Due to solid demand growth and ongoing cost pressure relief, the primary services sector expanded faster than anticipated in August, spurring businesses to hire at the most rapid rate in more than 14 years, according to a private study.
During the April to June quarter, Asia’s third-largest economy increased at its highest annual pace in a year, driven by strong expansion in services and manufacturing activities.
The economy faces significant threats from rising interest rates, increased pricing pressures, and growing worries about a global recession, so it is unlikely that this momentum will last over the upcoming quarters.
Nevertheless, the S&P Global India Services Purchasing Managers’ Index increased from 55.5 in July to 57.2 in August, exceeding the 55.0 projection in a Reuters poll.
It remained above the 50-mark separating growth from contraction for a 13th straight month.” The pick-up in growth stemmed from a rebound in new business gains as firms continued to benefit from the lifting of COVID-19 restrictions and ongoing marketing efforts,” noted Pollyanna De Lima, associate economics director at S&P Global.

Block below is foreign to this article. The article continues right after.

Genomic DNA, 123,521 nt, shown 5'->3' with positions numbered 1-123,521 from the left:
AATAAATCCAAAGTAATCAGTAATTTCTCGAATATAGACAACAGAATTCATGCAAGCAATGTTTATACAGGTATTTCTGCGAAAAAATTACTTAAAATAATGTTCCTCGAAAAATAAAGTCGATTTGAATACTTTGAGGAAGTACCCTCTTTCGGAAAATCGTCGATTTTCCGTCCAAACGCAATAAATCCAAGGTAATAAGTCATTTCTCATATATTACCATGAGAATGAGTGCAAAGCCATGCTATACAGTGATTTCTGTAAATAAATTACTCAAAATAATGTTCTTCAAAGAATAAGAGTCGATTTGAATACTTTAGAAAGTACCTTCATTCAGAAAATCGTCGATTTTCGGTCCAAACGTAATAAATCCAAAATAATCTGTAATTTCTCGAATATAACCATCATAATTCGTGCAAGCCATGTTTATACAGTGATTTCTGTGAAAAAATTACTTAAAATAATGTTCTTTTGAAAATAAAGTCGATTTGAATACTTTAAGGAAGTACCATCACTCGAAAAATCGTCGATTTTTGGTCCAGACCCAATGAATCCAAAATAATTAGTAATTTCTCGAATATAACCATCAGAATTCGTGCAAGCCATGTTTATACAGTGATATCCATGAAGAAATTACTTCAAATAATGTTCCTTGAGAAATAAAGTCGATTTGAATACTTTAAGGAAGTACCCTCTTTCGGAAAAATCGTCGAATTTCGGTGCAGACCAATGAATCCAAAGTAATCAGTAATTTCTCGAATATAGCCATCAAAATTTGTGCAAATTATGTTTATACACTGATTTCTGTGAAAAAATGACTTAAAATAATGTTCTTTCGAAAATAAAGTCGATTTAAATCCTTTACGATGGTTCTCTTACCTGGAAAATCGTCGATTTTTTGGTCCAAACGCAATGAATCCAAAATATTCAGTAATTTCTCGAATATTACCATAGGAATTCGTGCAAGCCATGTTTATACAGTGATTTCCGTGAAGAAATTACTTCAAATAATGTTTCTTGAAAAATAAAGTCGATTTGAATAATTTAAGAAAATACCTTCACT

The service sector’s financial and insurance industries led the way in terms of sales and output growth in August.
As a result, businesses increased headcount at the most robust rate since June 2008, and indicators of a stable demand environment increased company confidence to its most significant level in over four years.
However, ongoing weakness in the worldwide demand led to a 30th consecutive month of declines in overseas orders.
Despite being high, input costs rose in August at their slowest rate in almost a year. Due to the demand’s ongoing strength, businesses were able to put part of the burden of their high costs on their customers.
While it is anticipated that overall inflation will drop during the upcoming months, it is unlikely that it will ever reach the Reserve Bank of India’s medium-term target range of 2%-6%.
That indicates that the RBI is anticipated to keep raising rates despite having already increased its benchmark repo rate by 140 basis points since May.
The composite index increased to 58.2 in August from 56.6 in July due to a faster expansion of services activity and robust manufacturing growth.